Barack Obama’s inauguration speech had some nice moments. I especially liked the section near the end where he said:
In the year of America’s birth, in the coldest of months, a small band of patriots huddled by dying campfires on the shores of an icy river. The capital was abandoned. The enemy was advancing. The snow was stained with blood. At a moment when the outcome of our revolution was most in doubt, the father of our nation ordered these words be read to the people: “Let it be told to the future world … that in the depth of winter, when nothing but hope and virtue could survive…that the city and the country, alarmed at one common danger, came forth to meet (it).”
(That quote, incidentally, comes from Thomas Paine.)
But it seems unlikely to rank as one of the better inauguration speeches ever delivered and didn’t even seem up to Obama’s usual standards. By comparison, FDR’s 1933 inaugural speech was more impassioned and inspiring, had a clearer call for collective sacrifice and was tougher and more specific about who was to blame for the country’s problems.
The rulers of the exchange of mankind’s goods have failed, through their own stubbornness and their own incompetence, have admitted their failure, and abdicated. Practices of the unscrupulous money changers stand indicted in the court of public opinion, rejected by the hearts and minds of men…The money changers have fled from their high seats in the temple of our civilization. We may now restore that temple to the ancient truths. The measure of the restoration lies in the extent to which we apply social values more noble than mere monetary profit.
Happiness lies not in the mere possession of money; it lies in the joy of achievement, in the thrill of creative effort. The joy and moral stimulation of work no longer must be forgotten in the mad chase of evanescent profits. These dark days will be worth all they cost us if they teach us that our true destiny is not to be ministered unto but to minister to ourselves and to our fellow men.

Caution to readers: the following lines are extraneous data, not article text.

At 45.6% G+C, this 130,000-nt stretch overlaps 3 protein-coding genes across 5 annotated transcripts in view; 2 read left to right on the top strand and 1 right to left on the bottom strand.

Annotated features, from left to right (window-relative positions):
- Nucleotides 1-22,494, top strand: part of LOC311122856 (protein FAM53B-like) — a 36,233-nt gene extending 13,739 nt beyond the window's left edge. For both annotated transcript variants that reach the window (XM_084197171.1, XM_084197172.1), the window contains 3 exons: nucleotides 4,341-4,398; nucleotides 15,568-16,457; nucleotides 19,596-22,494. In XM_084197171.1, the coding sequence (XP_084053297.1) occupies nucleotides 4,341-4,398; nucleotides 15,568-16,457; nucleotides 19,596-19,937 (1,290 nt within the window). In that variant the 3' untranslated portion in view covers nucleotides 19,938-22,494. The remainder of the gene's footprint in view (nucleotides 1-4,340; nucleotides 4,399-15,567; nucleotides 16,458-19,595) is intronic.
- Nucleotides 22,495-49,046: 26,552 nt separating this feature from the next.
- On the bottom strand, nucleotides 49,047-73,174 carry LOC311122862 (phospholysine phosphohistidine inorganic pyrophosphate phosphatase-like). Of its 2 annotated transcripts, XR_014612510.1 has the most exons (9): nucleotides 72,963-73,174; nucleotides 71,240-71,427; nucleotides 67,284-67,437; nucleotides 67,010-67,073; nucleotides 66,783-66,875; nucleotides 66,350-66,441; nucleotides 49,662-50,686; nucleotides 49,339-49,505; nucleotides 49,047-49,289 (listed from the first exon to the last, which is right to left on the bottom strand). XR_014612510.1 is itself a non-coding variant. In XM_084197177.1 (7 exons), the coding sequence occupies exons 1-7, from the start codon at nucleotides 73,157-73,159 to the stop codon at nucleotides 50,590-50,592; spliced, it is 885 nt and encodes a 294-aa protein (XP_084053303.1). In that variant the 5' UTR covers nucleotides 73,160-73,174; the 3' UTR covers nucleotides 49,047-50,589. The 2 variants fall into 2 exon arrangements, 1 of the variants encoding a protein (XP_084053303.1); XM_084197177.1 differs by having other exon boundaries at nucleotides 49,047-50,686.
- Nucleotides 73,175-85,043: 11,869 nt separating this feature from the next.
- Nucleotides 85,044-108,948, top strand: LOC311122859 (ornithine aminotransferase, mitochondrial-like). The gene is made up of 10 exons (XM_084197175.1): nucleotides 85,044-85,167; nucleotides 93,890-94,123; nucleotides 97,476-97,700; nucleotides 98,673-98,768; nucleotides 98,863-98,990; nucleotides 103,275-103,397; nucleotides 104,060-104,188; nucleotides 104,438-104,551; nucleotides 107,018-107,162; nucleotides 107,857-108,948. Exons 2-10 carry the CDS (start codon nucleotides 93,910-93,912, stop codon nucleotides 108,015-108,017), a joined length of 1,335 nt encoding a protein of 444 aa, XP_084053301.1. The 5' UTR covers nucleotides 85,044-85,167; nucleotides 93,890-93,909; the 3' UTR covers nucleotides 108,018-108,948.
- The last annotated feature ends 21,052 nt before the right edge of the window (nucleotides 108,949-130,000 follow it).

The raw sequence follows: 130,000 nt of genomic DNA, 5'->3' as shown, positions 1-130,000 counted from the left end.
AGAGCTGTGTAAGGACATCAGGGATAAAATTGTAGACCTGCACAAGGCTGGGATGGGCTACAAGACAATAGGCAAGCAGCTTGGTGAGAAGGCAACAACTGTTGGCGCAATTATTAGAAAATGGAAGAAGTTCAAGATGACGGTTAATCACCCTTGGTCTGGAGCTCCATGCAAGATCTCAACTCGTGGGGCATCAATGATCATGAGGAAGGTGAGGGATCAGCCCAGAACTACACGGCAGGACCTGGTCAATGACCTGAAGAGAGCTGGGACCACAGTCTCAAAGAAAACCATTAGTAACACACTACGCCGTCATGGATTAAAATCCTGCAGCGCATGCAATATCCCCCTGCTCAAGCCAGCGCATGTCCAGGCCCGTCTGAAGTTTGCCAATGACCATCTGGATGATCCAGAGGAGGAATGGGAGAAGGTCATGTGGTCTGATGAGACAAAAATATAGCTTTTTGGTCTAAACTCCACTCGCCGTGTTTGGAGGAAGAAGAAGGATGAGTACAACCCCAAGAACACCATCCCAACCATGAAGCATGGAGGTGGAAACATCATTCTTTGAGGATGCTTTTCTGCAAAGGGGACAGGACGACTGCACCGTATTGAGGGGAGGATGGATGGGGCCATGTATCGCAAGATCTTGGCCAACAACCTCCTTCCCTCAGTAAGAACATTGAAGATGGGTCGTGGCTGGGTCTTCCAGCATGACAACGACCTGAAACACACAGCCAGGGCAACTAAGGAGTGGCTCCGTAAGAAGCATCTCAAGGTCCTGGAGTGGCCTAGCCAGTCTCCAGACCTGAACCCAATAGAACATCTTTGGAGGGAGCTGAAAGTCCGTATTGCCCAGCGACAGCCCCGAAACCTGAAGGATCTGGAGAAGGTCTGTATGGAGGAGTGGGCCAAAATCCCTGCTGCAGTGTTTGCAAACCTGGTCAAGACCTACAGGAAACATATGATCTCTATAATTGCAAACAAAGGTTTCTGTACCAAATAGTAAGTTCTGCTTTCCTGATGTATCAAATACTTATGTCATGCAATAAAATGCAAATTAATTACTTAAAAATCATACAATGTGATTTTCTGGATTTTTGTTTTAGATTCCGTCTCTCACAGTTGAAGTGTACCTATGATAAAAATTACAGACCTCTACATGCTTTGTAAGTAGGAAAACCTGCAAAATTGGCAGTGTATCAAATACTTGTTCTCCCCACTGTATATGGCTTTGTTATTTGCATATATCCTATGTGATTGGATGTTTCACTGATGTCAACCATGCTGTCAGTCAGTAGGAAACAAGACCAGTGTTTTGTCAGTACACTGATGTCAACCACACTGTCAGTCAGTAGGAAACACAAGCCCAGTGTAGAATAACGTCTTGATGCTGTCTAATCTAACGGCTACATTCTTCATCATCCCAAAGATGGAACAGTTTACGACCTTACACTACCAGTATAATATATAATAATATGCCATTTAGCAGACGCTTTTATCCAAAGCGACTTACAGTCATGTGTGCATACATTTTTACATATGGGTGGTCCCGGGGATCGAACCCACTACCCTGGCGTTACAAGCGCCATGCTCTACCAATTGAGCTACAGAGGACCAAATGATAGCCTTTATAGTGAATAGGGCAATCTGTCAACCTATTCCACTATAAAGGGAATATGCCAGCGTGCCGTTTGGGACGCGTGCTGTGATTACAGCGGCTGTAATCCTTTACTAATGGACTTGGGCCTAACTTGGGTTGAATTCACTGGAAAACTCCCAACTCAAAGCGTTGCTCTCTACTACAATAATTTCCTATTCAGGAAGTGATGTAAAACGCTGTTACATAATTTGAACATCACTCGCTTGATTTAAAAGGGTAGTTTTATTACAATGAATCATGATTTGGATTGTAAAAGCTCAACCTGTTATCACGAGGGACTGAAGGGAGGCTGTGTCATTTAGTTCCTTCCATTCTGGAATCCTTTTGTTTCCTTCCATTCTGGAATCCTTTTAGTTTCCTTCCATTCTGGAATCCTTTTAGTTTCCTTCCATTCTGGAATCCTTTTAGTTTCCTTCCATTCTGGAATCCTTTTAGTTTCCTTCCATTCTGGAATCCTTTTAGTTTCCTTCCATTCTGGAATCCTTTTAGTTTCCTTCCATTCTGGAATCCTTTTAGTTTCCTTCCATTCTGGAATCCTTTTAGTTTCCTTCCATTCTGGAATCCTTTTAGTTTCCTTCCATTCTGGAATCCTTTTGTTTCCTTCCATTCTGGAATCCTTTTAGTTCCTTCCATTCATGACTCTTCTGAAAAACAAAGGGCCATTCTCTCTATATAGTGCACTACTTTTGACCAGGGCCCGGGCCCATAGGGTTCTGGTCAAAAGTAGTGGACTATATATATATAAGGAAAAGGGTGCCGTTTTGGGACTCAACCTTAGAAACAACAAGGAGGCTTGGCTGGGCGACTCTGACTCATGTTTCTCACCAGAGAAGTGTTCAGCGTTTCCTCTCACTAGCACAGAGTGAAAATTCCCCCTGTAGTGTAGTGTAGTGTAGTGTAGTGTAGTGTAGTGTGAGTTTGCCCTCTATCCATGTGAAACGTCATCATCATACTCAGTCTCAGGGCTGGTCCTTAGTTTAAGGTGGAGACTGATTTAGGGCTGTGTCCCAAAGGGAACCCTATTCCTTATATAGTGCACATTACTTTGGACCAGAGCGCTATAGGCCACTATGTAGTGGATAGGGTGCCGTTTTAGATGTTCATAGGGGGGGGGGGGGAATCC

Recognition of the falsity of material wealth as the standard of success goes hand in hand with the abandonment of the false belief that public office and high political position are to be valued only by the standards of pride of place and personal profit; and there must be an end to a conduct in banking and in business which too often has given to a sacred trust the likeness of callous and selfish wrongdoing. Small wonder that confidence languishes, for it thrives only on honesty, on honor, on the sacredness of obligations, on faithful protection, on unselfish performance; without them it cannot live…
Finally, in our progress toward a resumption of work we require two safeguards against a return of the evils of the old order; there must be a strict supervision of all banking and credits and investments; there must be an end to speculation with other people’s money, and there must be provision for an adequate but sound currency.
There was one moment in Obama’s speech that was genuinely troubling, the Bush-like line, “We will not apologize for our way of life, nor will we waver in its defense.” Isn’t that just a capsule summary of American foreign policy since World War II, and even earlier? Apologizing for our way of life is probably politically impossible, but acknowledging that our way of life generates resentment abroad — and I’m talking about the American share of global resources — seems like an essential first step towards fixing foreign policy.
Note: As Jonathan Schwarz emailed me, Obama did say, “we can no longer afford indifference to the suffering outside our borders; nor can we consume the world’s resources without regard to effect.” That’s a good point I should have noted, but I still wonder how that gets reconciled with the line I cited above.”